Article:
Master of Arts in Religious Studies
Our graduate students are:
— diverse: they come from a variety of professional and personal backgrounds;
— engaged: they attend and present at regional and national Religious Studies conferences; and
— enthusiastic: they contribute to the life of the Department through the Religious Studies Student Forum, Brownbag Presentations, and the annual Symposium.
Graduates of our program:
— have been admitted to doctoral programs at Harvard, Yale, Oxford, Cambridge, Princeton, Brown, Virginia, Chicago, Berkeley, Emory and Duke;
— pursue careers in education, non-profit management, law, and business; and
— return to established careers with a better understanding of religion and culture.
In order to receive the Masters of Arts in Religious Studies, a student must complete a minimum of 36 or 30 credit hours depending upon the course of study she chooses. The Masters of Religious Studies offers two tracks: a coursework intensive track (36 hours) and a thesis track (30 hours including thesis research, writing, and oral defense). Students typically declare which track they intend to pursue near the end of the first semester.
In addition to coursework requirements, students must earn a 3.0 GPA at the end of their first term and a 3.2 GPA in subsequent semesters.
Writing a thesis
Prior to writing a thesis, students should draft a tentative abstract and meet with any faculty they would like to invite to join their committee. Historically, some of the best theses written by students in our program have developed out of papers written in courses. As you select paper topics in your classes, think about how they might develop into longer projects.
Thesis committees consist of a Director and at least two additional committee members. Directors and one committee member must be tenured or tenure-track faculty in the Department of Religious Studies. The third committee member may be graduate faculty from another GSU department or another university.
Any graduate student who elects to write a MA thesis may enroll in RELS 8998, “Prospectus Research and Writing,” with her Thesis Director as she crafts the prospectus. A prospectus is a plan for research and writing that includes specific elements, such as an abstract, description of methodology, annotated bibliography, and explanation of the project’s significance. Students present their prospectus to the faculty and any committee members from outside the Department in August, November, or April. These are normative timelines for writing a thesis in our Department.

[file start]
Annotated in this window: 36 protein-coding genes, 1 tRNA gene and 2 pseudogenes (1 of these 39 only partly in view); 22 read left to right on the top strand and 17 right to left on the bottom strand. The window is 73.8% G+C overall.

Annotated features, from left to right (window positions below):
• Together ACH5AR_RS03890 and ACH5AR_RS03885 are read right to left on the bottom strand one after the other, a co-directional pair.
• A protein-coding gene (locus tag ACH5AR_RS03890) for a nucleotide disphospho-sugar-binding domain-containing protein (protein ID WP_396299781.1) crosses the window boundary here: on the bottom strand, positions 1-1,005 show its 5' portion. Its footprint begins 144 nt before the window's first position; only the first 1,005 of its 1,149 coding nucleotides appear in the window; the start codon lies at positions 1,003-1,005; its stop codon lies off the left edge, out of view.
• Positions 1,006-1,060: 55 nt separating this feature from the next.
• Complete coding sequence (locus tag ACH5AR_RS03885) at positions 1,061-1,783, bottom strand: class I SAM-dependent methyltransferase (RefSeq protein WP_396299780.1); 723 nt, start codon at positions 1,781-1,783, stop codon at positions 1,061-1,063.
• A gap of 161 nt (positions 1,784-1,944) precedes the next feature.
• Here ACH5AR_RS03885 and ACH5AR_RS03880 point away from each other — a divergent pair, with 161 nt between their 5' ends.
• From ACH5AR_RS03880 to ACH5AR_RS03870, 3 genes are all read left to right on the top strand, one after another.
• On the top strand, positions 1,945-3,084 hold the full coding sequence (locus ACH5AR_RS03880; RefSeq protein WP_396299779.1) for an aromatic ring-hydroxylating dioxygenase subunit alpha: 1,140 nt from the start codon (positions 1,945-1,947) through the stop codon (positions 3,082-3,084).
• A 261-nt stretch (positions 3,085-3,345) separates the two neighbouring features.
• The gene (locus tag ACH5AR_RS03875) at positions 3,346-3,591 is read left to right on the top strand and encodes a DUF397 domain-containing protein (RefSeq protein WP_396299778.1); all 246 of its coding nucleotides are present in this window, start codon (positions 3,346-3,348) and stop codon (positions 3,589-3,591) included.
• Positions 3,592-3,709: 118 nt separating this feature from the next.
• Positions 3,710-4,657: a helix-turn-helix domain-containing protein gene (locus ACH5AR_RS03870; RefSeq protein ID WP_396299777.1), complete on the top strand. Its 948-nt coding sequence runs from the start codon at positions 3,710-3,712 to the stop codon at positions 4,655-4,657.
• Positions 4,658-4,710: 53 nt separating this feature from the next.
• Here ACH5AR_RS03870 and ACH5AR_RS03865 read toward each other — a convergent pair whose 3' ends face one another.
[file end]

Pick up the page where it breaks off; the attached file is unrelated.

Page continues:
After he successfully presents the prospectus to the faculty, the student may enroll in RELS 8999, “Thesis Research and Writing,” with his Director. Thesis track students must complete at least 6 hours of 8999, and they may be taken in a single semester or over multiple semesters. The latter is typical and recommended. Prior to graduating, thesis students submit drafts of their work to their committee members for feedback and to Graduate Services for formatting review. Writers defend their theses to their committee in an hour-long conversation. Each semester Graduate Services sets deadlines for thesis format reviews and for defenses.
For more information on thesis research and writing, follow this link.
Karli Robinson-Myers, “Sankofa Healing: A Womanist Analysis of the Retrieval and Transformation of African Ritual Dance,” 2015
Natalie Barber, “The Way They Never Were: Nationalism, Landscape, and Myth in Irish Identity Construction,” 2014
Suzanne Degnats, “Dispositional Religiosity: Religion in the Context of Life Narratives,” 2013
Kelly O’Riley, “Hagiography, Teratology, and the ‘History’ of Michael Jackson,” 2011
Stay in touch
Keep up with current events in the Department by subscribing to the religious studies graduate listserv.
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